|Title:||Differential Metabolic Regulation Governed by the Rice SUB1A Gene during Submergence Stress and Identification of Alanylglycine by 1H NMR Spectroscopy|
|Authors:||Gregory A. Barding, Jr., Takeshi Fukao, Szabolcs Béni, Julia Bailey-Serres, and Cynthia K. Larive|
|Reference:||J. Proteome Res., 2012, 11 (1), pp 320–330|
Although the genetic mechanism of submergence survival for rice varieties containing the SUB1A gene has been elucidated, the downstream metabolic effects have not yet been evaluated. In this study, the metabolomes of Oryza sativa ssp. japonica cv. M202 and cv. M202(Sub1) were profiled using 1H NMR spectroscopy to compare the metabolic effect of submergence stress and recovery on rice in the presence or absence of SUB1A.
Significant changes were observed in the NMR resonances of compounds in pathways important for carbohydrate metabolism. The presence of SUB1A in M202(Sub1) was correlated with suppression of carbohydrate metabolism in shoot tissue, consistent with the role of SUB1A in limiting starch catabolism to fuel elongation growth.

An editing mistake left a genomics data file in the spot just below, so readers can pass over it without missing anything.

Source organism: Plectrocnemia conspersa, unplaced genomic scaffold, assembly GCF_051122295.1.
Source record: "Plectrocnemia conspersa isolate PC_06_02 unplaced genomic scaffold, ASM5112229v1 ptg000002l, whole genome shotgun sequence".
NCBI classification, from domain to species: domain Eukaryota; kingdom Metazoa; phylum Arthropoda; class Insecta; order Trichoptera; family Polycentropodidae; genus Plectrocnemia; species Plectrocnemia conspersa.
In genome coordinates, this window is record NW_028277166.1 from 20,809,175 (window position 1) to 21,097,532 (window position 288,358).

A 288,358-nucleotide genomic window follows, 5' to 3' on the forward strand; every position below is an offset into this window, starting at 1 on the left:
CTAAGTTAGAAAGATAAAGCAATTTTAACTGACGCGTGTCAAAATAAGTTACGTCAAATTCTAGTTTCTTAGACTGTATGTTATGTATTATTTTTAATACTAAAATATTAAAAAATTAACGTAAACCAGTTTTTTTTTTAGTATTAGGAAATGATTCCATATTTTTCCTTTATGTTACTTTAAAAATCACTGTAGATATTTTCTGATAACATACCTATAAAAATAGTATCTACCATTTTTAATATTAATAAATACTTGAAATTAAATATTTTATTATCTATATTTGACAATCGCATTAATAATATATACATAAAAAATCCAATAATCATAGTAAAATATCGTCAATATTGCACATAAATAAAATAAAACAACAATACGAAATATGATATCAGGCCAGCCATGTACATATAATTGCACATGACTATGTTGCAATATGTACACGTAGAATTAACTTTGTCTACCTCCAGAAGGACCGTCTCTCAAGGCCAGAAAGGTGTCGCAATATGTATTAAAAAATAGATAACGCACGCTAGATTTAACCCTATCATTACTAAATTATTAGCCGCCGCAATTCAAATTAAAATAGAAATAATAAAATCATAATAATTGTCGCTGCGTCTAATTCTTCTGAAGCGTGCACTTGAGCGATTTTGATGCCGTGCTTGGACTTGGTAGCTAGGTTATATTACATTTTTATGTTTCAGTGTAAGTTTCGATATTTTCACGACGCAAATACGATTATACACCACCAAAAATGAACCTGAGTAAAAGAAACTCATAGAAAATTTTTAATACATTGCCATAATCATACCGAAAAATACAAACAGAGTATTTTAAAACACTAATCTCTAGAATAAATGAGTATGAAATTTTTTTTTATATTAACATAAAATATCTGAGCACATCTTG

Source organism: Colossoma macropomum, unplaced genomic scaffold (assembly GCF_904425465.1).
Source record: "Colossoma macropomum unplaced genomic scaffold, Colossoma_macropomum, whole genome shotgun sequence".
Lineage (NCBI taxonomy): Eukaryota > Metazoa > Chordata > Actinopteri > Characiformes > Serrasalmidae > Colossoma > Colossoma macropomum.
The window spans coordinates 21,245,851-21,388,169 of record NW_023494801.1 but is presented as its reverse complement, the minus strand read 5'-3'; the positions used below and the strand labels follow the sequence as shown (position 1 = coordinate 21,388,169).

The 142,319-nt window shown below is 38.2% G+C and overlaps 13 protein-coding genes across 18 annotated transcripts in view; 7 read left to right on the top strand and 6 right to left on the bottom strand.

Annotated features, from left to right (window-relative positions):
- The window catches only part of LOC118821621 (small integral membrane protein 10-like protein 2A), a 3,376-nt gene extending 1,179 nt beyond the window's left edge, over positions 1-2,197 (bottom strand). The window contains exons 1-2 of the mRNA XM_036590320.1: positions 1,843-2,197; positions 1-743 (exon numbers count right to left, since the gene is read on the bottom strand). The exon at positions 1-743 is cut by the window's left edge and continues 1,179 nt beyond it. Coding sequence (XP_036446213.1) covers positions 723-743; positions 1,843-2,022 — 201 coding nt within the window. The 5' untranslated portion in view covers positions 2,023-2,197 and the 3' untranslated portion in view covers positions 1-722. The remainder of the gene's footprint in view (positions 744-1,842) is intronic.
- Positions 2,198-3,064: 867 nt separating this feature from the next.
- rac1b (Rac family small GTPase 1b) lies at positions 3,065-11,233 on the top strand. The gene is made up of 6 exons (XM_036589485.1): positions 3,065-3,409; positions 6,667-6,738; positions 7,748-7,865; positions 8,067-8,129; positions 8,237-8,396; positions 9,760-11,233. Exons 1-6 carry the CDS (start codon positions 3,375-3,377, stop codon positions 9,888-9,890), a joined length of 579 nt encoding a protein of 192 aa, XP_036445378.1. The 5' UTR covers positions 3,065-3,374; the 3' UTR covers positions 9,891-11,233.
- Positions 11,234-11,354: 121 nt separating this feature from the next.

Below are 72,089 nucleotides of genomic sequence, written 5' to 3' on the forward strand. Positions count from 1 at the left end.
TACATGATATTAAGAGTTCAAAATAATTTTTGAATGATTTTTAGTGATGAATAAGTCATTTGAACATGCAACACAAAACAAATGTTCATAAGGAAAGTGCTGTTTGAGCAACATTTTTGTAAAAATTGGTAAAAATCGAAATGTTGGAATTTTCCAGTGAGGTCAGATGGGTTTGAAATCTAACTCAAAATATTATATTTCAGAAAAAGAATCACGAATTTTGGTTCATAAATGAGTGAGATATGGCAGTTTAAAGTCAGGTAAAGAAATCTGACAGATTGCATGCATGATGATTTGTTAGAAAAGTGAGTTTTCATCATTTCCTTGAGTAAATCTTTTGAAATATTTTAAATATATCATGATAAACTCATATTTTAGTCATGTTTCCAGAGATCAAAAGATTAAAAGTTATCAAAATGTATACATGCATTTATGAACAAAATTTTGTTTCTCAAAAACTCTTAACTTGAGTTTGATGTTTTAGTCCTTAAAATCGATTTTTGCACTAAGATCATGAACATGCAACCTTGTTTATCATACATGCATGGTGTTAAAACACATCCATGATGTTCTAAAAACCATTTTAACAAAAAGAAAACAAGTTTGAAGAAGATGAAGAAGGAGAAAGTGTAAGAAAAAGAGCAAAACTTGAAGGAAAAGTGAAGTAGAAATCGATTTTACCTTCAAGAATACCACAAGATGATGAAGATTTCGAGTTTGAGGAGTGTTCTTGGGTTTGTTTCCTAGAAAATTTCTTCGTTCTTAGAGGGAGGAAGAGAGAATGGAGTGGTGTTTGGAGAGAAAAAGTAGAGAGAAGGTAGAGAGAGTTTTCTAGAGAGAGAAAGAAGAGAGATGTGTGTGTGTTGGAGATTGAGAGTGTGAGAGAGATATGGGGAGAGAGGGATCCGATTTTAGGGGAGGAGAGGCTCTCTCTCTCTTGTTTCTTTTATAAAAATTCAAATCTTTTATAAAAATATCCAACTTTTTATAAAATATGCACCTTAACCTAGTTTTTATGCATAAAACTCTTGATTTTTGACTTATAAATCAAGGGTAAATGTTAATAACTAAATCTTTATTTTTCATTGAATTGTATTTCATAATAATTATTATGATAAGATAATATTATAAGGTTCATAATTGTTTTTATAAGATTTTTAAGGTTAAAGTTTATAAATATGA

The absence of SUB1A in M202 was correlated with greater consumption of sucrose stores and accumulation of amino acids that are synthesized from glycolysis intermediates and pyruvate. Under submergence conditions, alanine, a product of pyruvate metabolism, showed the largest difference between the two varieties, but elevated levels of glutamine, glutamate, leucine, isoleucine, threonine, and valine were also higher in M202 compared with the M202(Sub1) variety.
The identification and characterization of alanylglycine (AlaGly) in rice is also reported. After 3 days of submergence stress, AlaGly levels decreased significantly in both genotypes but did not recover within 1 day of desubmergence with the other metabolites evaluated. The influence of SUB1A on dynamic changes in the metabolome during complete submergence provides new insights into the functional roles of a single gene in invoking a quiescence strategy that helps stabilize crop production in submergence-prone fields.